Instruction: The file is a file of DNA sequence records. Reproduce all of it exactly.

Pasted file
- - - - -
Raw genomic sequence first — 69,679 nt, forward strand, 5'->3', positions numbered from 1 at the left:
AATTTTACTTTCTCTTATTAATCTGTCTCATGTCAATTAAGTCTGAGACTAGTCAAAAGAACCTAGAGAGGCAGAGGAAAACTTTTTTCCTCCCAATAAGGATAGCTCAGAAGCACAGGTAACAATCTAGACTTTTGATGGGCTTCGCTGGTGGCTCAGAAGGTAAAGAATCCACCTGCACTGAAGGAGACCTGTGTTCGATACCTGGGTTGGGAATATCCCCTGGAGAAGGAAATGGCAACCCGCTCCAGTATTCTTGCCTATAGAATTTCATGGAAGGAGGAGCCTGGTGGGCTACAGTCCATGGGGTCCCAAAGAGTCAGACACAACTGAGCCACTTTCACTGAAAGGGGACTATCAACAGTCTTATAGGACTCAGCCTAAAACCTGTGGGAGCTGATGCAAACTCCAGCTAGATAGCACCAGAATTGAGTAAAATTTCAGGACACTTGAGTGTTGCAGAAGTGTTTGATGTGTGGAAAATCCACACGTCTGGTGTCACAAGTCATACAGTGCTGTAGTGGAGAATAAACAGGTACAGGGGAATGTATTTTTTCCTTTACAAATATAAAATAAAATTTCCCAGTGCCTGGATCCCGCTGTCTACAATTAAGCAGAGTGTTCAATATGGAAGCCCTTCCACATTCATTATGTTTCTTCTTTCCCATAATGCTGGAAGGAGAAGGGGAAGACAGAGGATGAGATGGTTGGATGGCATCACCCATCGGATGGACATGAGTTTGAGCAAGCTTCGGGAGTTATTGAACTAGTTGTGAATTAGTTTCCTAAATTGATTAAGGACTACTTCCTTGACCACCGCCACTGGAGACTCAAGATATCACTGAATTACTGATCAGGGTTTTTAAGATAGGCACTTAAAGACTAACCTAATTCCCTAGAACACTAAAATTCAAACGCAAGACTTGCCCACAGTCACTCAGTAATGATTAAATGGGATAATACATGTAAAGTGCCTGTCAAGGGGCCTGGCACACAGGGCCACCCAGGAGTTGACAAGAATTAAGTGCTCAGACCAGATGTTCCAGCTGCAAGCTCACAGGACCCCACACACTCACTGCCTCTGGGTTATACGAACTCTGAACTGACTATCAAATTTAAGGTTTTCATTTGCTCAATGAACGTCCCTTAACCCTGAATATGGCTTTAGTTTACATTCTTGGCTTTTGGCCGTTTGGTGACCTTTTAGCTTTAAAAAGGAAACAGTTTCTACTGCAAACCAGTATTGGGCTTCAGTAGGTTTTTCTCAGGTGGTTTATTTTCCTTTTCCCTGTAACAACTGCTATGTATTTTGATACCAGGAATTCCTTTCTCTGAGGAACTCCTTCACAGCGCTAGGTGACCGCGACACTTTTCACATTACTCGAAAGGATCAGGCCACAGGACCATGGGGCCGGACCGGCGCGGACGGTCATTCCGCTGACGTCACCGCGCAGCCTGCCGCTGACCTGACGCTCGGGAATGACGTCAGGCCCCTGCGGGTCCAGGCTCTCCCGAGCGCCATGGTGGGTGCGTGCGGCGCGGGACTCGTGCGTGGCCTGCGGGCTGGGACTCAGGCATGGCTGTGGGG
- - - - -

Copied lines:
Raw genomic sequence first — 69,679 nt, forward strand, 5'->3', positions numbered from 1 at the left:
AATTTTACTTTCTCTTATTAATCTGTCTCATGTCAATTAAGTCTGAGACTAGTCAAAAGAACCTAGAGAGGCAGAGGAAAACTTTTTTCCTCCCAATAAGGATAGCTCAGAAGCACAGGTAACAATCTAGACTTTTGATGGGCTTCGCTGGTGGCTCAGAAGGTAAAGAATCCACCTGCACTGAAGGAGACCTGTGTTCGATACCTGGGTTGGGAATATCCCCTGGAGAAGGAAATGGCAACCCGCTCCAGTATTCTTGCCTATAGAATTTCATGGAAGGAGGAGCCTGGTGGGCTACAGTCCATGGGGTCCCAAAGAGTCAGACACAACTGAGCCACTTTCACTGAAAGGGGACTATCAACAGTCTTATAGGACTCAGCCTAAAACCTGTGGGAGCTGATGCAAACTCCAGCTAGATAGCACCAGAATTGAGTAAAATTTCAGGACACTTGAGTGTTGCAGAAGTGTTTGATGTGTGGAAAATCCACACGTCTGGTGTCACAAGTCATACAGTGCTGTAGTGGAGAATAAACAGGTACAGGGGAATGTATTTTTTCCTTTACAAATATAAAATAAAATTTCCCAGTGCCTGGATCCCGCTGTCTACAATTAAGCAGAGTGTTCAATATGGAAGCCCTTCCACATTCATTATGTTTCTTCTTTCCCATAATGCTGGAAGGAGAAGGGGAAGACAGAGGATGAGATGGTTGGATGGCATCACCCATCGGATGGACATGAGTTTGAGCAAGCTTCGGGAGTTATTGAACTAGTTGTGAATTAGTTTCCTAAATTGATTAAGGACTACTTCCTTGACCACCGCCACTGGAGACTCAAGATATCACTGAATTACTGATCAGGGTTTTTAAGATAGGCACTTAAAGACTAACCTAATTCCCTAGAACACTAAAATTCAAACGCAAGACTTGCCCACAGTCACTCAGTAATGATTAAATGGGATAATACATGTAAAGTGCCTGTCAAGGGGCCTGGCACACAGGGCCACCCAGGAGTTGACAAGAATTAAGTGCTCAGACCAGATGTTCCAGCTGCAAGCTCACAGGACCCCACACACTCACTGCCTCTGGGTTATACGAACTCTGAACTGACTATCAAATTTAAGGTTTTCATTTGCTCAATGAACGTCCCTTAACCCTGAATATGGCTTTAGTTTACATTCTTGGCTTTTGGCCGTTTGGTGACCTTTTAGCTTTAAAAAGGAAACAGTTTCTACTGCAAACCAGTATTGGGCTTCAGTAGGTTTTTCTCAGGTGGTTTATTTTCCTTTTCCCTGTAACAACTGCTATGTATTTTGATACCAGGAATTCCTTTCTCTGAGGAACTCCTTCACAGCGCTAGGTGACCGCGACACTTTTCACATTACTCGAAAGGATCAGGCCACAGGACCATGGGGCCGGACCGGCGCGGACGGTCATTCCGCTGACGTCACCGCGCAGCCTGCCGCTGACCTGACGCTCGGGAATGACGTCAGGCCCCTGCGGGTCCAGGCTCTCCCGAGCGCCATGGTGGGTGCGTGCGGCGCGGGACTCGTGCGTGGCCTGCGGGCTGGGACTCAGGCATGGCTGTGGGG